absorbents, and which communicate by holes. A variation of this was an Archimedean screw moved by the gas, which was enriched by the vaporized liquid. Launay, 1856, used cotton wicks saturated with oil by capillarity, and exposing a large surface to the passing gas. Veique, 1857, has a closed cylindrical chamber, with inlesion. An early arrangement of this kind is the Bencini patent, September 27, 1838. See also Martell's patent, 1825; Rowland, 1844; Waite and Sener, Old Dominion, 1856. These have lids or upper chambers to condense the steam. 3. Coffee-pots of peculiar construction, as: — Hotte, 1870; a furnace inside the coffee-pot. Mae force of the expanding air being exerted against a piston in a cylinder. An air compressing machine for the service of such an engine was built, previously to 1856, by Randolph, Eliot, & Co., of Glasgow, Scotland, for Govan Colliery, near that city, and was described in the proceedings of the Institution of Mechanical Enginee
red. Purple habits were given to Gideon by the Israelites from the spoils of the kings of Midian. Achan secreted a Babylonish garment, and suffered for it. Plutarch says that when Alexander took Susa, the Greeks took from the royal treasury purple stuffs to the value of 5,000 talents (1 talent $860 × 5,000 = $4,300,000), which still retained their beauty, though they had lain there 190 years. Prussian blue was discovered by Diesbach, at Berlin, 1710; aniline, in 1826, by Unverdorben. In 1856, Perkin, experimenting with aniline, treated it with bichromate of potassa, and obtained mauve. Arsenic tried as a substitute for bichromate of potassa produced magenta; blue, green, violet, and other colors were subsequently produced. (Hat-making.) Hats (black) are dyed in a solution of sulphate of iron, verdigris, and logwood, at a temperature of 180° F. They are alternately dipped and aired, the process being repeated perhaps a dozen times. The hats are all on thin blocks, and a suit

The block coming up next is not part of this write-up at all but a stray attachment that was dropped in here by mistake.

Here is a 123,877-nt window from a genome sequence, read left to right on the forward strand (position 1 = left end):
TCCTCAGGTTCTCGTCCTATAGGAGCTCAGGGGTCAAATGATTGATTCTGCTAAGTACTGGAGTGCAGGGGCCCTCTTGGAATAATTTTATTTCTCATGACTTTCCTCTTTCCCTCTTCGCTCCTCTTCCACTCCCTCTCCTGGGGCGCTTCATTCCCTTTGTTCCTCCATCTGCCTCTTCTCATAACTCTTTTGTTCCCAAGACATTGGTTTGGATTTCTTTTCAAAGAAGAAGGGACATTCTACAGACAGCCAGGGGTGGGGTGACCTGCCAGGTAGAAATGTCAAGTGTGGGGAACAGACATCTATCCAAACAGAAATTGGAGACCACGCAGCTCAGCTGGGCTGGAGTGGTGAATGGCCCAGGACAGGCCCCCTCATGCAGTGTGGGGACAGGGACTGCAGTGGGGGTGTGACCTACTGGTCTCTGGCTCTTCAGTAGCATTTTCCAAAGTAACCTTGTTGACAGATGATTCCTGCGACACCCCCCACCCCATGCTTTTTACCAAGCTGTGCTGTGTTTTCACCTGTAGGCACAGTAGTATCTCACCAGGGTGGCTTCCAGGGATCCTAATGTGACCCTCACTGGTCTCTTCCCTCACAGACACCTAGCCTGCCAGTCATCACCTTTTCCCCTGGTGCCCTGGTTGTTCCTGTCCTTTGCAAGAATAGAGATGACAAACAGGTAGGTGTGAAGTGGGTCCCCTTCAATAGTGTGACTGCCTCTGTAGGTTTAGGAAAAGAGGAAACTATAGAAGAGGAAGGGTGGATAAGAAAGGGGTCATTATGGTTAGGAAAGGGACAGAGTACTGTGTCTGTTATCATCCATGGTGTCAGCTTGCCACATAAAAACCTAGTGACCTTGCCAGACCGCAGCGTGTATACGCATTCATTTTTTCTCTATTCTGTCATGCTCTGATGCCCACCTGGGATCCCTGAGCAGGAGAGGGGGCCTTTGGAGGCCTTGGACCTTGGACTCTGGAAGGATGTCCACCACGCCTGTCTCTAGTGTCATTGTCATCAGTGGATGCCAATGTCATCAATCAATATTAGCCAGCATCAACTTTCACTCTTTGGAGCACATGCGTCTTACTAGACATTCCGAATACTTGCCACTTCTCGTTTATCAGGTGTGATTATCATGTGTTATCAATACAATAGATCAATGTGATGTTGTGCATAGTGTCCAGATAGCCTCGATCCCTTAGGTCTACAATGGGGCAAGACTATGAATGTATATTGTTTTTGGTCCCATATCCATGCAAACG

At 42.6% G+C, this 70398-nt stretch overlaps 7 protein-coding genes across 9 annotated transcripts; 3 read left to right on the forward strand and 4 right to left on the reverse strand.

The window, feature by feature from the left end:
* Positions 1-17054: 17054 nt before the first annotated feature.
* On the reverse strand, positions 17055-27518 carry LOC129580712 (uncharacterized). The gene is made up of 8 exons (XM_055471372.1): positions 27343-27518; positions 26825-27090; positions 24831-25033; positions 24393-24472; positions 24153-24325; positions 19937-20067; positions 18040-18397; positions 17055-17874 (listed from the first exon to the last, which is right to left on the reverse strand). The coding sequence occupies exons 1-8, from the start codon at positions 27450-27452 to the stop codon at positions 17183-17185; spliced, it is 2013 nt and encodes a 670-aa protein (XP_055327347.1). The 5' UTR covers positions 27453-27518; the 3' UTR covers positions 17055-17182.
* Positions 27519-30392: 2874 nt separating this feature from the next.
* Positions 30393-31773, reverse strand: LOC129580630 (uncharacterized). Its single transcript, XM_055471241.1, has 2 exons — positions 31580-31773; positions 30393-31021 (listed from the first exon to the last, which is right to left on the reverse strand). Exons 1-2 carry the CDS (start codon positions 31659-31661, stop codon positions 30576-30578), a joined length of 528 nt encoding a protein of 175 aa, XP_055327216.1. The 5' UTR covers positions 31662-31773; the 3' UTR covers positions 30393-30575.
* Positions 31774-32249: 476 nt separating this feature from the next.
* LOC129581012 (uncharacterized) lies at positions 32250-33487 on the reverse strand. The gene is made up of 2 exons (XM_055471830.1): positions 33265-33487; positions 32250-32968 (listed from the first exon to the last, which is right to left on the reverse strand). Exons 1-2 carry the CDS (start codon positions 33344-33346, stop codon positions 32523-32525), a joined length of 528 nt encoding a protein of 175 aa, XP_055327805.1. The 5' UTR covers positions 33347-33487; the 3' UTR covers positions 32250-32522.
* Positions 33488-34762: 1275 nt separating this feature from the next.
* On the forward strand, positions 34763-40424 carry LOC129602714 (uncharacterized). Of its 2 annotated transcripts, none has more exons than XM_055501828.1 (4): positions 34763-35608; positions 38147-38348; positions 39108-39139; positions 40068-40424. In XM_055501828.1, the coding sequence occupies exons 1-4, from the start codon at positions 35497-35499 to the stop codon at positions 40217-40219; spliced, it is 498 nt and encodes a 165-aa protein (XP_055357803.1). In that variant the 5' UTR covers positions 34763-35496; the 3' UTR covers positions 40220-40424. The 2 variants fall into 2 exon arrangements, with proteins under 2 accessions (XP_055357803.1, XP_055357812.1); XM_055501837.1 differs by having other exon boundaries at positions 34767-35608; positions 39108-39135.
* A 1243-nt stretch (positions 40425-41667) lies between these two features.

4, 1853. 10,391J. D. GreeneJan. 3, 1854. *11,944E. H. GrahamMay 16, 1854. 12.244A. D. PerryJan. 16, 1855. 12,906H. GrossMay. 22, 1855. 14,819E. SniderMay. 6, 1856. *15,734E. H. GrahamSept. 16, 1856. 17,136G. A. BlittkowskiApr. 28, 1857. 39,270G. R. BaconJuly 21, 1863. 39,455J. S. AdamsAug. 14, 1863. 44,377J. S. AdamsSepa concave having straight knives, the effect being a shear cut upon the fiber passing between the edges, which shave past each other. See also Chase, 1862; Pitts, 1856; Marble, 1872. The example (Fig. 2026) has a bed in which knives are arranged in parallel groups, of which one in each group is radial and the others of the gro and then, when dry, molded the mass into cakes of a considerable size. The following United States patents may be consulted: — 13,0561855.44,2621864. 15,6881856.44,9401864. 26,5411859.47,2961865. 35,4721862.50,5881865. 40,7531863.51,8331866. 40,7911863.53,4311866. 40,9201863.55,3691866. 42,1631864.61,0061867. 43,112
the grate or furnace, so that the ignited jet may start the fire. English patents of 1854 and 1856 describe bellows connected with a gas-reservoir, and also a portable apparatus containing compresarke's (Eng. patent, 1844)45.5219145.5 Cutler's (Eng. patent, 1835)55163 Toucas's (Eng. patent, 1856)415111 Another authority gives:— Nickel.Zinc.Copper. Common albata3.51620 Best albata5.5 prescribed direction, a compromise between the radial and the tangential. Dagener's governor, 1856, was designed to give to the pendulum balls a motion independent of the motion of the spindle asi, Bachhoffner consumed the smoke of one fire by passing it through an upper fire. Leighton, in 1856, surrounded the sides and back of a fire-grate with a fuel-chamber, the fuel being brought forwaronnected by caps which admit of expansion. The commission appointed by the House of Commons in 1856 to examine into the best mode of heating buildings reported a fire-grate for heating barracks, h